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University of Texas Medical Branch to Offer Bariatric Surgery at Island Campus

May 13, 2024, 11:39 AM by LOUIS PREJEAN The Daily News

The University of Texas Medical Branch in Galveston has been designated as a place where patients seeking surgical treatment for obesity and its related conditions can receive care at a nationally-accredited program.

Jennie Sealy Hospital, 301 University Blvd., is home to a Metabolic and Bariatric Surgery Accreditation and Quality Improvement Program Center of Excellence, as approved by the American College of Surgeons.

There are no other metabolic and bariatric surgery programs in Galveston County, Carrie Cucco, metabolic and bariatric surgery coordinator, said.

“The successful outcome of this accreditation process took lots of teamwork and dedication across the metabolic and bariatric surgery program team and the institution as a whole,” Dr. Sarah Samreen, assistant professor and director of bariatric surgery at the medical branch said in a written statement.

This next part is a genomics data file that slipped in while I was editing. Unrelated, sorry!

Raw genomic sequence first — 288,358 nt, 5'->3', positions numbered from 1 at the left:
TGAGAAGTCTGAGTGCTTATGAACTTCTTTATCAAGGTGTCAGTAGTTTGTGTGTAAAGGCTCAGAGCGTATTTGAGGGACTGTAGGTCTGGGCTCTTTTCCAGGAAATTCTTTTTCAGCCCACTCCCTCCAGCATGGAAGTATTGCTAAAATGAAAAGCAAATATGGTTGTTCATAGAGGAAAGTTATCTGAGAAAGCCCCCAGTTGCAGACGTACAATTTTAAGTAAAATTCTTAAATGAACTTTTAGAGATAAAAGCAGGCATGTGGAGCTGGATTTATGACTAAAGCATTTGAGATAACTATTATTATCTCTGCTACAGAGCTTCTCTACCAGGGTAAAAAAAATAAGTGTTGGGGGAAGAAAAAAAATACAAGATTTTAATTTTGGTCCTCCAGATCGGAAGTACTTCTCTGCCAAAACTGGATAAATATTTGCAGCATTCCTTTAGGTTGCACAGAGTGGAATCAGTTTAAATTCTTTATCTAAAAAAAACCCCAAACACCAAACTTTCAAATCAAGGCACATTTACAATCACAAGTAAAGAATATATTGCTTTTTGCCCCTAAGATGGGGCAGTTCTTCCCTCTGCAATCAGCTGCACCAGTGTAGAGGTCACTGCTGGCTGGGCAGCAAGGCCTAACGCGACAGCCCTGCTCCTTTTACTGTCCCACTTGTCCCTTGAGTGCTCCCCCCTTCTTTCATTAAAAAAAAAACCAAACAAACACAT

The medical branch operated an accredited bariatric surgery program in the past and Dr. Sarah Samreen reestablished the program after she joined the organization in 2019 and started performing bariatric surgeries in 2020, Cucco said.

“Dr. Samreen has committed herself to building a comprehensive program that addresses the complex needs of patients with obesity,” Cucco said. “There is now a multidisciplinary team of surgeons, nurse practitioners, dietitians and nurses dedicated to improving the health of their patients.”

Patients in the program are seen at clinics in League City or Lake Jackson, Cucco said. Surgeries are performed at Jennie Sealy Hospital in Galveston.

The U.S. Centers for Disease Control and Prevention estimates about 93 million adults in the United States are obese.

Obesity increases the risks of morbidity and mortality because of the diseases and conditions that are commonly associated with it, such as Type 2 diabetes, hypertension, cardiovascular disease and cancer, among other health risks, according to hospital officials.

Metabolic and bariatric surgery has proven to be the most effective treatment in the reduction of obesity-related conditions, according to officials. The American College of Surgeons and the American Society of Metabolic and Bariatric Surgery developed accreditation standards for metabolic and bariatric surgery to assist patients with obesity in identifying centers that provide optimal patient care.

To receive the accreditation, the hospital’s bariatrics team underwent independent and voluntary peer evaluation in accordance with nationally-recognized bariatric surgical standards.

The hospital offers pre-operative and post-operative care designed specifically for patients with obesity.